On January 20, thousands of people in Denver marched for women’s health, rights and equality. Some marched for immigration and DACA, while others for inclusiveness and diversity. Whatever the reason, women and men came to march for what they believed in and for the change they wanted to affect. For another woman in the crowd that day, she marched for an entirely different reason: her mom’s kidney.
Marlow Hoffman walked around the Civic Center holding a sign that read “Share Your Spare. My mom needs a kidney.” Hoffman’s mom, Barbara Hoffman, has struggled with kidney issues for the past 38 years. “I was hospitalized during my pregnancy with Marlow and had to have a cesarian section and early delivery—not because she was in trouble, but because my kidneys were compromised,” recalled Barbara. In 2009, Barbara was diagnosed with septicemia — a bloodstream infection caused by a bacterial infection elsewhere in the body that then enters the blood. In 2013, her name was added to the national transplant list and by 2015, she began peritoneal dialysis.
Peritoneal dialysis (PD) is intended to replace as many functions of the failing kidney as possible but ultimately can’t treat or cure the kidney disease. More than 661,000 Americans have kidney failure. Of these, 468,000 individuals are on dialysis and roughly 115,012 people are on the transplant list. Life expectancy on dialysis varies, but the average is five to 10 years. “Dialysis is something that I’m grateful for in the sense that it is keeping my mom alive right now,” said Marlow. “Without it, she would be dead. So in that respect, it’s a really great thing but it’s a band-aid at best. It’s a short-term, high cost, temporary solution.”
Dialysis may be a short-term solution, but it takes a heavy toll on Barbara’s mental and physical energy. “I’m on dialysis about 10-and-a-half hours a night, so I have to fit that into my schedule,” said Barbara. “I can’t go to sleep late and wake up early because I have to get the full time in. There are a lot of protocols I have to follow when setting up and disconnecting to ensure that I don’t get infections, and there’s a lot of washing and sanitizing. There’s just a lot to do. And, if I travel, I have to take this big machine with me…I’m tired all the time. I have no energy or appetite, and I can’t do the things I used to do.”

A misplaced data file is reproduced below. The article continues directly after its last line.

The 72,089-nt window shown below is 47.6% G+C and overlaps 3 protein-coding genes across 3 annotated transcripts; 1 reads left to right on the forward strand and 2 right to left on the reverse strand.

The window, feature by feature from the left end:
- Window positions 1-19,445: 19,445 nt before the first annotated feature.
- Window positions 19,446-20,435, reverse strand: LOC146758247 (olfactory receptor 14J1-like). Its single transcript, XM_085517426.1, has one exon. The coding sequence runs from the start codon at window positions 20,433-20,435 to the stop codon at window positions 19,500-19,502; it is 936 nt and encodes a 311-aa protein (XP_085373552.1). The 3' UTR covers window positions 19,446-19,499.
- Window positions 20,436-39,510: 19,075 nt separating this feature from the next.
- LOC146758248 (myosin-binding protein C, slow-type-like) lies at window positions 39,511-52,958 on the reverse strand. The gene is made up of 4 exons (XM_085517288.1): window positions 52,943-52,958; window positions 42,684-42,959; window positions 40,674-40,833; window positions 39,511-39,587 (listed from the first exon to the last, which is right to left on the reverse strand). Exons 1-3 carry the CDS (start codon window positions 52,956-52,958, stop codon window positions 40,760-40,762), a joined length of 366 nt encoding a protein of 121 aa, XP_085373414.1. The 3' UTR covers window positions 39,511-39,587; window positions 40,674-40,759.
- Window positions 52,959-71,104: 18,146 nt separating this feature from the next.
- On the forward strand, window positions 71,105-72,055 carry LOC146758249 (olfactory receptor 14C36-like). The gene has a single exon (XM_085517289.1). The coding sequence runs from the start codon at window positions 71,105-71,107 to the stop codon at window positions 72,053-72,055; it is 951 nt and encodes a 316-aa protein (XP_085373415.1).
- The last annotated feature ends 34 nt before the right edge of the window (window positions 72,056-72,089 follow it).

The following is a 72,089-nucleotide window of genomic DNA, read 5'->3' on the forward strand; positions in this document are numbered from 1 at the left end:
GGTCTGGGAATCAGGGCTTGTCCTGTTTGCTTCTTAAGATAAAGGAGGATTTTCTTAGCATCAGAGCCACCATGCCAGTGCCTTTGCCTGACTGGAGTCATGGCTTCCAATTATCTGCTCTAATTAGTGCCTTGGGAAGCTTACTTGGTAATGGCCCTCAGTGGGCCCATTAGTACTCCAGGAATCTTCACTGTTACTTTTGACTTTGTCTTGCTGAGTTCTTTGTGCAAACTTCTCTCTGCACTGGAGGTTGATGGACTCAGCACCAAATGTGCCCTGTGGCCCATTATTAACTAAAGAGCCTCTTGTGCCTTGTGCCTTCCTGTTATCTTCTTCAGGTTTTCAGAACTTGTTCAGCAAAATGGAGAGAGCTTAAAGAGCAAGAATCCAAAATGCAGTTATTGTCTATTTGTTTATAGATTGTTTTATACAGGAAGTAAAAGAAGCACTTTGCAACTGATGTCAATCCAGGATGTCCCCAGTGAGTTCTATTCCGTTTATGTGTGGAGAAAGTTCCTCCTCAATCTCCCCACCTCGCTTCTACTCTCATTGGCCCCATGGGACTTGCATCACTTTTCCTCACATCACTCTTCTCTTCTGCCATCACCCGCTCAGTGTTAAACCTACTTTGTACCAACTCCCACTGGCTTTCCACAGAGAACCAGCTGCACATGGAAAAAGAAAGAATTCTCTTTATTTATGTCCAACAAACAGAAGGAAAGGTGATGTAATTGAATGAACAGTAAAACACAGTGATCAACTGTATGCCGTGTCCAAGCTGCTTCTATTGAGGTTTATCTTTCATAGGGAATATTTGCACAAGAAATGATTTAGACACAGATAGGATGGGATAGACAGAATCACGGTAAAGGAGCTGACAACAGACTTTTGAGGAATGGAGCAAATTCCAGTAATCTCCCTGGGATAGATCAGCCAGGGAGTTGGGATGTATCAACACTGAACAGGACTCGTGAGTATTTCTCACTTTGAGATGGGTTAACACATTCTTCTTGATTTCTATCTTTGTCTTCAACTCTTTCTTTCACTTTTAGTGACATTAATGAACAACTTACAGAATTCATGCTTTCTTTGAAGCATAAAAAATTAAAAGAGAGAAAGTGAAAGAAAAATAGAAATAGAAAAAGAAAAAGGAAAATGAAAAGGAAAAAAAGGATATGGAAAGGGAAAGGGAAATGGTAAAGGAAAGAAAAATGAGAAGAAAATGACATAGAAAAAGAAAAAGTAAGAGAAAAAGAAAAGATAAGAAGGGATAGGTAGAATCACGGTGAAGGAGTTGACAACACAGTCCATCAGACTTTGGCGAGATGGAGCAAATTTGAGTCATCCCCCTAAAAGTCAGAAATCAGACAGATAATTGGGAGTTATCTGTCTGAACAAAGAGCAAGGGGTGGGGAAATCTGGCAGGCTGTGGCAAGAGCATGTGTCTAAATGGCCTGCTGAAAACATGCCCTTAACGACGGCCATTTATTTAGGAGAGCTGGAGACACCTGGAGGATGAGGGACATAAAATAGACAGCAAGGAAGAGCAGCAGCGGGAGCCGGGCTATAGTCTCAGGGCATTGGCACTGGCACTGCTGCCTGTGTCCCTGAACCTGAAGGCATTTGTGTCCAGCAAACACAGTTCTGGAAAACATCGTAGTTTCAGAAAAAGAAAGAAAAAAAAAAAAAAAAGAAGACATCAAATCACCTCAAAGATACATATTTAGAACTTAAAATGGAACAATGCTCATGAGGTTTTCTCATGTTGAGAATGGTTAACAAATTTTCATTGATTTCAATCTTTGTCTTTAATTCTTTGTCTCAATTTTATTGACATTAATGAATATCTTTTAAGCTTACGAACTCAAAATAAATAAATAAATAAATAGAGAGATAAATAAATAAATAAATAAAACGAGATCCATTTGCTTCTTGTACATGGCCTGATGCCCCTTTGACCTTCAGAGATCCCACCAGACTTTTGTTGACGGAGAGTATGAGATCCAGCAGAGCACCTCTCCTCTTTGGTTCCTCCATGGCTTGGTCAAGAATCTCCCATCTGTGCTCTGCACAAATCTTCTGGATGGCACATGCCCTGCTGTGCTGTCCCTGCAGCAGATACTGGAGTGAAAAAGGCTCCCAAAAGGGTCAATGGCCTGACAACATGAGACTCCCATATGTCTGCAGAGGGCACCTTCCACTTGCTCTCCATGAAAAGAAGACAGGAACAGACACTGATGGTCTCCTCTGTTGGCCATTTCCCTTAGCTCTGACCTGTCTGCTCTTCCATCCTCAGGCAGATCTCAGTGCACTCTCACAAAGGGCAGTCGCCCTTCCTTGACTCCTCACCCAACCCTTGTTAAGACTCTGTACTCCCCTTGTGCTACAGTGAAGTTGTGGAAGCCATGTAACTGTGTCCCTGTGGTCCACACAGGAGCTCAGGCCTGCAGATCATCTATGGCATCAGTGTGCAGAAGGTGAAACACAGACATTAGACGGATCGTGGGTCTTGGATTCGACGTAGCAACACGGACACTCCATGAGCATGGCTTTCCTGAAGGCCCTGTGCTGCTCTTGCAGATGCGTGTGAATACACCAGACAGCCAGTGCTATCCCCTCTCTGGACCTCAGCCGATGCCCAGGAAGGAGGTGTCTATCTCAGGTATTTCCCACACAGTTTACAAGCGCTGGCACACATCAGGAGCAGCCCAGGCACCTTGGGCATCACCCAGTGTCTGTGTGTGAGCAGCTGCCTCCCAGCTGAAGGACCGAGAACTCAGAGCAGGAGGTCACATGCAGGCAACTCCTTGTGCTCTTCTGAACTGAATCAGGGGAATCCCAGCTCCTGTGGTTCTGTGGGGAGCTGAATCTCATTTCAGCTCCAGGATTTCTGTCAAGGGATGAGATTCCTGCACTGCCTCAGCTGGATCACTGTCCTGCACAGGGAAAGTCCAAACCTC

When Marlow and her sister were rejected as potential kidney donors, she decided to take matters into her own hands. She launched the website, kidneyforbarbara.com, which provides information on her mom, Barbara, how to be a potential donor for her, facts about kidney disease and donor statistics as well as common questions associated with being a kidney donor. Marlow is quick to point out that being a kidney donor isn’t as scary — or as simple as signing up to donate — as some may think it is.
The Bionic Kidney
To begin, there are several tests to pass to just get your name on the potential candidate list. “You are asked a lot of questions over the phone about your health history, your family’s health history…it’s a completely confidential non-commital five-minute call to just get acquainted and see if you’re even eligible,” said Marlow. “Most people are ruled out over the phone. You could be ruled out for any number of health reasons. They want to make sure that you truly are comfortable with that decision; they don’t want you to be doing something that you’re feeling pressured into.”
In addition to searching for a kidney donor, Marlow also started a CrowdFund for The Bionic Kidney Campaign. “The Bionic Kidney Campaign funds UCSF research going towards a bioartificial kidney that could end the need for dialysis and end the need for donor kidneys. And donor kidneys are in really short supply,” said Hoffman.
The concept behind a bionic kidney is that it’s a small device surgically implanted to help treat end-stage renal disease (ESRD). This will ultimately eliminate the need for donor organs, which are in short supply, and will end the need for dialysis. “They have just started in human testing and they believe they can reach the final stages of regulatory approval starting in 2020,” said Marlow. “They’re on an FDA fast track to get this device out and into the world but it costs money to do all these tests. And so they anticipate needing three million dollars a year to make that happen. And that’s how I got to my $3,000,000 for the bionic kidney campaign.” The goal for the CrowdFund is to raise the $3 million needed for the research. Donations allow them to hire more personnel, expedite their ordering and purchase additional equipment. In short, more funds allow the project to work at a faster pace.